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The Hills

3.09  ·  Rating details ·  557 ratings  ·  134 reviews
Restauranten The Hills i Oslo sentrum er midtpunkt i Matias Faldbakkens nye roman, fylt av servitører og stamgjester, lysekrone og garderobevakt, mesanin, varekjeller, barsjef og huspianist. Det er et kontinentalt interiør med nedtråkket mosaikk i konsentriske ringer på gulvet og vegger fulle av portretter, tegninger, malerier og klistremerker. Han som fører ordet har vært ...more
231 pages
Published September 2017 by Forlaget Oktober
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3.09  · 
Rating details
 ·  557 ratings  ·  134 reviews

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Sep 19, 2018 rated it liked it  ·  review of another edition
The Hills Restaurant in Oslo,Norway dates back to the mid 1800's. Steeped in tradition, diners experience Old World ambiance despite the restaurant's run down condition. The staff of waiters, bar managers, maitre d's and in-house pianists follow the old Ben Franklin quote, "A place for everything, everything in its place". We spend time in this finely-tuned, well ordered eatery as seen through the eyes and actions of the waiter. The waiter feels "it's all about eating here, and I'm a facilitator ...more
Umut Reviews
Oct 30, 2018 rated it did not like it  ·  review of another edition
This book was just not for me. It was plotless and pointless. The first 10 0pages of the book was observations of a waiter about people I didn't know, and was not introduced by the author.
There's no character development or a clear plot, just ramblings of a waiter.

I skimmed through the last part and the closure is even not satisfactory. So, Was not a good experience.
Mellie Antoinette
“The atmosphere is a strange mix of
refreshing and unpleasant.”

I should probably start by saying this book
just wasn’t my thing. But it might be yours if you’re into ...
Agatha Christie
Babette’s Feast
Cozy Mysteries
Crusty Waiters
Universes in microcosm
People stuck in time

I received an #earc of this novel from #netgalley in exchange for a fair review.
Iryna *Book and Sword*
1.5/5 stars (rounded down)

What the hell did I just read??

It is a shame when such a pretty cover hides such a useless book. My reaction when I was finished with the book? "What in the world did I just read??"

Like living in a snow globe, The Waiter is a captivating study in miniature. Everything is just so, and that’s exactly how the waiter needs it to be. One can understand why he becomes anxious when things begin to change. In fact, given the circumstances, anxiety just might be the most sensi
Dec 29, 2018 rated it really liked it  ·  review of another edition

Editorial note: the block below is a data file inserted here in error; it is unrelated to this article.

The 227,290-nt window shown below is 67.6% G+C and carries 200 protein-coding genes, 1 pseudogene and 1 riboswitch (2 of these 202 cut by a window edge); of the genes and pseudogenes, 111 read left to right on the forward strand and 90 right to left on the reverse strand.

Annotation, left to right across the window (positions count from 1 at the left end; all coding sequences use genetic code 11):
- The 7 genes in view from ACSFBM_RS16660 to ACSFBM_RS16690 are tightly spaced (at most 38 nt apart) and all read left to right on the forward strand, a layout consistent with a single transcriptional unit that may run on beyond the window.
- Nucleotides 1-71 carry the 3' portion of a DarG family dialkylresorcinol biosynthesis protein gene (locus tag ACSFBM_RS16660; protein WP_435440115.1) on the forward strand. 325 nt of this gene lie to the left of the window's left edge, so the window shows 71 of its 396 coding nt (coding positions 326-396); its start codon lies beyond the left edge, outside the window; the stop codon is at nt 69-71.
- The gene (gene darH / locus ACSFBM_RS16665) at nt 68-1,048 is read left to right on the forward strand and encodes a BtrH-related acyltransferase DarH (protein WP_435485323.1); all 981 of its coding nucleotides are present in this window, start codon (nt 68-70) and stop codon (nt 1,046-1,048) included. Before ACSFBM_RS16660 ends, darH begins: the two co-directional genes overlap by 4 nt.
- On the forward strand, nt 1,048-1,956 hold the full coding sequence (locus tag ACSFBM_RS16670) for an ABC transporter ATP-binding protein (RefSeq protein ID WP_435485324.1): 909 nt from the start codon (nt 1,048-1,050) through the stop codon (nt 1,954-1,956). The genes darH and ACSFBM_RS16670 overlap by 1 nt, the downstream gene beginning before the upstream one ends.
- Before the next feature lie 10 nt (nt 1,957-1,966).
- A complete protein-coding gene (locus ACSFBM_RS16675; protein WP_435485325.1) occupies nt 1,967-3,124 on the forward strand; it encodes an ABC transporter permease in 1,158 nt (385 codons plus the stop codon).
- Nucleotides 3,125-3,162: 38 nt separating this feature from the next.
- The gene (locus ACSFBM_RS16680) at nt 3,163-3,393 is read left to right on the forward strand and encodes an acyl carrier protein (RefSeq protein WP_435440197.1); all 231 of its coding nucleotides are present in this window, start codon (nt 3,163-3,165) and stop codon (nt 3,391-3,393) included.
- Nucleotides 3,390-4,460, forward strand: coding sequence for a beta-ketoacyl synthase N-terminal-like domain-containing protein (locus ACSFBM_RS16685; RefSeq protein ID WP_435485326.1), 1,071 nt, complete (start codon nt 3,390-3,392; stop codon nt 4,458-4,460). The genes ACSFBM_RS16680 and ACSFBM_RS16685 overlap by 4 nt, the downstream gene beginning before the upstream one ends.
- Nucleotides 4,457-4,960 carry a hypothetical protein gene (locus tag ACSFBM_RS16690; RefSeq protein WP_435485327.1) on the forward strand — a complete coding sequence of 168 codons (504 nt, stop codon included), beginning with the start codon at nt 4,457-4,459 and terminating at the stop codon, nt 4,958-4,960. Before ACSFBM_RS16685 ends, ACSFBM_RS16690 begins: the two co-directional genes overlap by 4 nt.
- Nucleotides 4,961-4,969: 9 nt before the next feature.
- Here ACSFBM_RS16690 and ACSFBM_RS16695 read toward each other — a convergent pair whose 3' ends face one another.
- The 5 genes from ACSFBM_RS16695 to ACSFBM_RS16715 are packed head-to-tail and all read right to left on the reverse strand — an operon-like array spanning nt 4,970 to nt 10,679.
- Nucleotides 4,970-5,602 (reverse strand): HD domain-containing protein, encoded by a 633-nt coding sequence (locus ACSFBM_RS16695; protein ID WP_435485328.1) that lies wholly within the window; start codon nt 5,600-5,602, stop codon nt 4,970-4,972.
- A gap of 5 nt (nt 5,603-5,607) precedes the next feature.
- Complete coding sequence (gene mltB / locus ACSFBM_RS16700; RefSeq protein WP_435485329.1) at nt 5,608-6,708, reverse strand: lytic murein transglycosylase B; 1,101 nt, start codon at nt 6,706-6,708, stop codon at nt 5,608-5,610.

Literary fiction rated below 3.5 stars is totally my jam. The narrative voice, the minutiae of the waiter’s ceaseless daily routine, and his close observations of the regular diners and the interior details they let slip through cracks in their public personae, are all absorbing.

Some things I didn’t like: I agree with others that the first half works much better than the second half (the unraveling is a bit absurd). Also, huge eyeroll to the catalyst being the arrival of the Child Lady, a beaut
Donna Davis
Nov 04, 2018 rated it it was ok  ·  review of another edition
Recommends it for: nobody.
Thanks go to Net Galley and Doubleday for the review copy. I am sorry to be so late here; the truth is that I kept setting it aside because I didn’t like it, and then returning to it, thinking that I was missing something. I’ve given up on finding the magic, though there are some nice moments here; I also have a strong hunch that there may be a cultural barrier in play. Those that spend time in Europe, possibly with some Scandinavian background, may enjoy this in a way that I didn’t.

The setting
Simen Gunerius Jørgensen
Oct 22, 2017 rated it it was amazing
Den er skrevet på dansk, fordi jeg har sendt den til forlaget i DK.

Matias Faldbakken: The Hills (2017), 240 sider

”The Hills” er kunstner og forfatter Matias Faldbakkens første roman efter trilogien ”Skandinavisk misantropi.” Romanen blev skrevet under aliasset Abo Rasul for omkring ti år siden. Bøgerne blev hyldet af anmelderne, hvor beskrivelser som ”overdådig” og ”rabulistisk” blev taget i brug.

Jeg-personen i ”The Hills” er en erfaren kelner som i 13 år har arbejdet på restauranten, der har gi
Anna Baillie-Karas
An interesting book. Overall too digressive and didn’t get to the heart of the matter, so the story was unclear.

But the narrator, a highly-sensitive aesthete who seems to unravel, is well realised & some of the vignettes are truly comic - slices of restaurant life, acutely observed. The customers are pompous &/or hedonistic, but don’t change; there’s a mysterious woman who drinks a quadruple espresso (respect) & unsettles the waiter, but i wasn’t sure why.